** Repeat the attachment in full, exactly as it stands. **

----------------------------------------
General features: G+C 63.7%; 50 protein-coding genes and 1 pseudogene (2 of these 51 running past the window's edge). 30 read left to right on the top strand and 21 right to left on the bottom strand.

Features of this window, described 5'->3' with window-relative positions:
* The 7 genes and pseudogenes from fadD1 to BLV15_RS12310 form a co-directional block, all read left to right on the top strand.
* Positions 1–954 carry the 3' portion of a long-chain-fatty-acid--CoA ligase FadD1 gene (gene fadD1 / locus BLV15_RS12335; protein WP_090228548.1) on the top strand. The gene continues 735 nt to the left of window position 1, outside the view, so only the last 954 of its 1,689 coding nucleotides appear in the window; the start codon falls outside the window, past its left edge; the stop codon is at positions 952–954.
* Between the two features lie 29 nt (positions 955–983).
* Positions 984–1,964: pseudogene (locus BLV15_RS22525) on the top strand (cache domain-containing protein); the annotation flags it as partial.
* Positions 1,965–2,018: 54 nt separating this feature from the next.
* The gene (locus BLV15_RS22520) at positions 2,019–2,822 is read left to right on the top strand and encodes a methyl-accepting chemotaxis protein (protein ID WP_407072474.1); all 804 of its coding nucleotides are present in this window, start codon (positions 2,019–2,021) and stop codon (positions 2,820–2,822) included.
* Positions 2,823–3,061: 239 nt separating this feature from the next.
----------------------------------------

General features: G+C 63.7%; 50 protein-coding genes and 1 pseudogene (2 of these 51 running past the window's edge). 30 read left to right on the top strand and 21 right to left on the bottom strand.

Features of this window, described 5'->3' with window-relative positions:
* The 7 genes and pseudogenes from fadD1 to BLV15_RS12310 form a co-directional block, all read left to right on the top strand.
* Positions 1–954 carry the 3' portion of a long-chain-fatty-acid--CoA ligase FadD1 gene (gene fadD1 / locus BLV15_RS12335; protein WP_090228548.1) on the top strand. The gene continues 735 nt to the left of window position 1, outside the view, so only the last 954 of its 1,689 coding nucleotides appear in the window; the start codon falls outside the window, past its left edge; the stop codon is at positions 952–954.
* Between the two features lie 29 nt (positions 955–983).
* Positions 984–1,964: pseudogene (locus BLV15_RS22525) on the top strand (cache domain-containing protein); the annotation flags it as partial.
* Positions 1,965–2,018: 54 nt separating this feature from the next.
* The gene (locus BLV15_RS22520) at positions 2,019–2,822 is read left to right on the top strand and encodes a methyl-accepting chemotaxis protein (protein ID WP_407072474.1); all 804 of its coding nucleotides are present in this window, start codon (positions 2,019–2,021) and stop codon (positions 2,820–2,822) included.
* Positions 2,823–3,061: 239 nt separating this feature from the next.